Law student tries to flip the Innocence Project in ‘The Murder Rule’ – Sun Sentinel

‘The Murder Rule’ by Dervla McTiernan. Morrow, 304 pages, $27.99

Australian author Dervla McTiernan offers a keen observation of the US legal system, the bond between mother and daughter, and how both the law and relationships can be manipulated in the exciting “The Murder Rule.”

In her fourth novel, McTiernan ladles on the suspense as she pits a naïve young woman so convinced that she is right against members of an activist group who equally believe their convictions.

University of Maine law student Hannah Rokeby transfers to the University of Virginia mainly so she can join the law school’s Innocence Project, which investigates evidence that may exonerate those convicted of a crime. A slot on the Innocence Project is highly coveted among the brightest, most ambitious law students.

But through deceit and underhanded actions, Hannah is accepted. Her goal is to join the team working to free Michael Dandridge, who’s been on death row for 11 years for rape and murder. Hannah has no intention of trying to help, but she wants to prove Dandridge guilty to keep him on death row.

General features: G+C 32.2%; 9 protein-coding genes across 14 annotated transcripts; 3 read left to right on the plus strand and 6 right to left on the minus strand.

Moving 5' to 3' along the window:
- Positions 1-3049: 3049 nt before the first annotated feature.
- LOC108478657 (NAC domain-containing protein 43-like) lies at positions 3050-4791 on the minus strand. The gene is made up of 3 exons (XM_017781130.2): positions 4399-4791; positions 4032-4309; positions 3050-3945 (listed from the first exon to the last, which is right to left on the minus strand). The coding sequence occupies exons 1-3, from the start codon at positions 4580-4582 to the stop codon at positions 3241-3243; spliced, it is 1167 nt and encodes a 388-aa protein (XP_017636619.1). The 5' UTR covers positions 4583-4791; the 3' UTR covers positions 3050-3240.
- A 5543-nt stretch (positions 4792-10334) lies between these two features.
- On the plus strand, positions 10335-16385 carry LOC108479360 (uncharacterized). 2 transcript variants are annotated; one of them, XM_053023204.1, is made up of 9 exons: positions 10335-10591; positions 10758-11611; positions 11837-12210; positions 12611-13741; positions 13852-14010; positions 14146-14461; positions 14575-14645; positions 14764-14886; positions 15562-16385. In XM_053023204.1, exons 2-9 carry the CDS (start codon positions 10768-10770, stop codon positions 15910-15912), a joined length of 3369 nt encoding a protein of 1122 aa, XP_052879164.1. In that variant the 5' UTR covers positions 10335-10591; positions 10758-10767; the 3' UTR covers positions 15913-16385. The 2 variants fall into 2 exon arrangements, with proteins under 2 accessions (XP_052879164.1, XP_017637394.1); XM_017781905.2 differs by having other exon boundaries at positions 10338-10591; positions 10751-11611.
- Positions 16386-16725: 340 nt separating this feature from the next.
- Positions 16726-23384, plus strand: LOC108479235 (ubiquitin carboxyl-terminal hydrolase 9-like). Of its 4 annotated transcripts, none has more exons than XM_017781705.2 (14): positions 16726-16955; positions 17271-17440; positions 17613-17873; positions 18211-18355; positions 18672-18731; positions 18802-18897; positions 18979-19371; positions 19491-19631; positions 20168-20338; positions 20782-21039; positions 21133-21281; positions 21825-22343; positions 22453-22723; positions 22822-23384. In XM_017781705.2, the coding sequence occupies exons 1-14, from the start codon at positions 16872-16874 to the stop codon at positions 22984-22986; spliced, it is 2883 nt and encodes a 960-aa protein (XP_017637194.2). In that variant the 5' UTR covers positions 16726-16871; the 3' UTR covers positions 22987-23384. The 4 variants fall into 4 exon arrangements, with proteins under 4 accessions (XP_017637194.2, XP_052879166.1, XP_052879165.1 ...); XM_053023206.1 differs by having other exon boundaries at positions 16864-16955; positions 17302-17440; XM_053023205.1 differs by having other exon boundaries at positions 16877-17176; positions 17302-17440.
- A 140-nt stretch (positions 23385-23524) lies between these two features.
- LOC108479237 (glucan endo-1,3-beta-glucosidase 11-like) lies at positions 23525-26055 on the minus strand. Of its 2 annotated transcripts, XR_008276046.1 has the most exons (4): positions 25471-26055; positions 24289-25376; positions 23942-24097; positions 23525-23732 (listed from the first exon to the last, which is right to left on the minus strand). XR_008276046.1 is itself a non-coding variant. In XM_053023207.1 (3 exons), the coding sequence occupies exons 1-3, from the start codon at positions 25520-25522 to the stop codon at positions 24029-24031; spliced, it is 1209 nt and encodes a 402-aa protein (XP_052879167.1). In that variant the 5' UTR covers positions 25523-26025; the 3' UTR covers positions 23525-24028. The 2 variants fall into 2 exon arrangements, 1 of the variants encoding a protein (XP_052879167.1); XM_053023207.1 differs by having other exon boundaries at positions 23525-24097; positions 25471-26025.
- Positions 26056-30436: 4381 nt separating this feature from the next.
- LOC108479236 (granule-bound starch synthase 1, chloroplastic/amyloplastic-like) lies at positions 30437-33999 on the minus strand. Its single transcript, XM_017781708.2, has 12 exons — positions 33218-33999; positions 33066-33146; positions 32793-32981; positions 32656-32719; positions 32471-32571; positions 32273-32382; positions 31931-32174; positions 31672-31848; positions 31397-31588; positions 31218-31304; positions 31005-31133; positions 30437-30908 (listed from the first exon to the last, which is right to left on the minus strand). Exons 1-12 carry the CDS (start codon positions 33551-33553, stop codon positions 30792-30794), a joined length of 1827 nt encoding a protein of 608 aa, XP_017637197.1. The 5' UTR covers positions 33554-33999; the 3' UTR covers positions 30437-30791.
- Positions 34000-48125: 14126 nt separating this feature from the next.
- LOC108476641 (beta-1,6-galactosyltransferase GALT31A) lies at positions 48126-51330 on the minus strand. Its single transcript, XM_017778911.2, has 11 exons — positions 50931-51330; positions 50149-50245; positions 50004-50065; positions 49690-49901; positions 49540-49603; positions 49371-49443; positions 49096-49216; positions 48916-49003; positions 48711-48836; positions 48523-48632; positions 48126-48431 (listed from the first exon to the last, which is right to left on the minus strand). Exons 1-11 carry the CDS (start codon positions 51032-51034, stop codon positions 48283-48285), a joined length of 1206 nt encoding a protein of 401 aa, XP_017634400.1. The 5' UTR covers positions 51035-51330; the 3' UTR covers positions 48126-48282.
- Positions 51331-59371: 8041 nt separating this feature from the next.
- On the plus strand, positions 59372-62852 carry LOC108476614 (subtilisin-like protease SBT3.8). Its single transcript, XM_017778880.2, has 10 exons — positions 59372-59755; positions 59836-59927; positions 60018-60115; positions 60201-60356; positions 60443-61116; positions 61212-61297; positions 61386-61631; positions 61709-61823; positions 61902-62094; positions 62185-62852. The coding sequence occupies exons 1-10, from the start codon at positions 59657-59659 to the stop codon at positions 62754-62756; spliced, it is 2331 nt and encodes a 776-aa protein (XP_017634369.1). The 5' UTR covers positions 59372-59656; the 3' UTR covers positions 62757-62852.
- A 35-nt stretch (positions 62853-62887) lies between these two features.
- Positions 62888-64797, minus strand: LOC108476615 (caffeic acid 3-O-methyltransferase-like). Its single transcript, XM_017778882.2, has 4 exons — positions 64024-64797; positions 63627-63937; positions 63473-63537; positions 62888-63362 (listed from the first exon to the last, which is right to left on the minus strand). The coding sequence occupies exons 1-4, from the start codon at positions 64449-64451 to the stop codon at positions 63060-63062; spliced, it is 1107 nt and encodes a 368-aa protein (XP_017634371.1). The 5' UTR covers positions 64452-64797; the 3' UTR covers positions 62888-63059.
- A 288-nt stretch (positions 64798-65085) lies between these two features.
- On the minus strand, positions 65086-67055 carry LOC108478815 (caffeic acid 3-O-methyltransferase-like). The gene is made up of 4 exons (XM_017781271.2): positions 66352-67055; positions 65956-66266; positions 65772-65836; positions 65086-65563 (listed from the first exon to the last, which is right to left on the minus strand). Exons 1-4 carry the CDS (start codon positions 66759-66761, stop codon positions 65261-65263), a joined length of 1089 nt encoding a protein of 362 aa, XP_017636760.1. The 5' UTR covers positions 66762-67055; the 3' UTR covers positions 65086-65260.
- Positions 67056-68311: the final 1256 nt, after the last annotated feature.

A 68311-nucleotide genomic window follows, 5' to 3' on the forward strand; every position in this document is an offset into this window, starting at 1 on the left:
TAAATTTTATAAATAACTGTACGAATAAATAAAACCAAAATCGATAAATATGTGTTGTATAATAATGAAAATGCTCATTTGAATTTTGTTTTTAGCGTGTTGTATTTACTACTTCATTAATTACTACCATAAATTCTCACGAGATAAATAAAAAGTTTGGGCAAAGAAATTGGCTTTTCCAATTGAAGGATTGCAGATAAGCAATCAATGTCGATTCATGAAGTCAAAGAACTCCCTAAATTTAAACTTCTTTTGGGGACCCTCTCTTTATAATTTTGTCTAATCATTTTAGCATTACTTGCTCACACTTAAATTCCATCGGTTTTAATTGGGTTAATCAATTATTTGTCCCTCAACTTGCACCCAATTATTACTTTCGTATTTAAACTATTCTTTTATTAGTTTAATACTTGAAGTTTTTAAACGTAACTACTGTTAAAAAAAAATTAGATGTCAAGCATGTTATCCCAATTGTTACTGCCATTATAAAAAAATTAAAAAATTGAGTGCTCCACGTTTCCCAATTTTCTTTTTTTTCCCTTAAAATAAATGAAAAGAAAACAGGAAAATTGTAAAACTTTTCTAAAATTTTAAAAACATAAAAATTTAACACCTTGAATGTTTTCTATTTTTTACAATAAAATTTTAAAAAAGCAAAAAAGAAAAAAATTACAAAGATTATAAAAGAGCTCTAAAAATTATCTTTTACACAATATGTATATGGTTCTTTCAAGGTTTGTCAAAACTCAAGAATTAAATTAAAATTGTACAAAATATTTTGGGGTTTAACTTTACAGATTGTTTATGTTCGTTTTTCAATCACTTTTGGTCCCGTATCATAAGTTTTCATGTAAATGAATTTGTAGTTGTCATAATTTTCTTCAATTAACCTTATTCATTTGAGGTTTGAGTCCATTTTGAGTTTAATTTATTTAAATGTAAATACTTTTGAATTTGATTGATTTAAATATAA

Her alcoholic mother Laura has long maintained Dandridge killed wealthy Tom Spencer, her fiancé — and Hannah’s father — but was never arrested, or even considered a suspect in this murder. As proof, Hannah has her mother’s diary of her that recounts her relationship with Tom and why Dandridge was his killer of him.

McTiernan smoothly touches on issues of legal responsibility and the felony murder rule, which maintains that if a death occurs during the commission of a felony a person can be charged with murder, even if they didn’t personally kill anyone. Yet McTiernan never allows these issues to bog down “The Murder Rule” as she keeps the tension high throughout the plot.

Hannah’s idealism veers from empathetic to grating as she refuses to believe she may be wrong. This makes her reckless, but is understandable given her youth of her. Although a couple of late twists stretch credibility, McTiernan still manages to make “The Murder Rule” intriguing.

Oline H. Cogdill can be reached at

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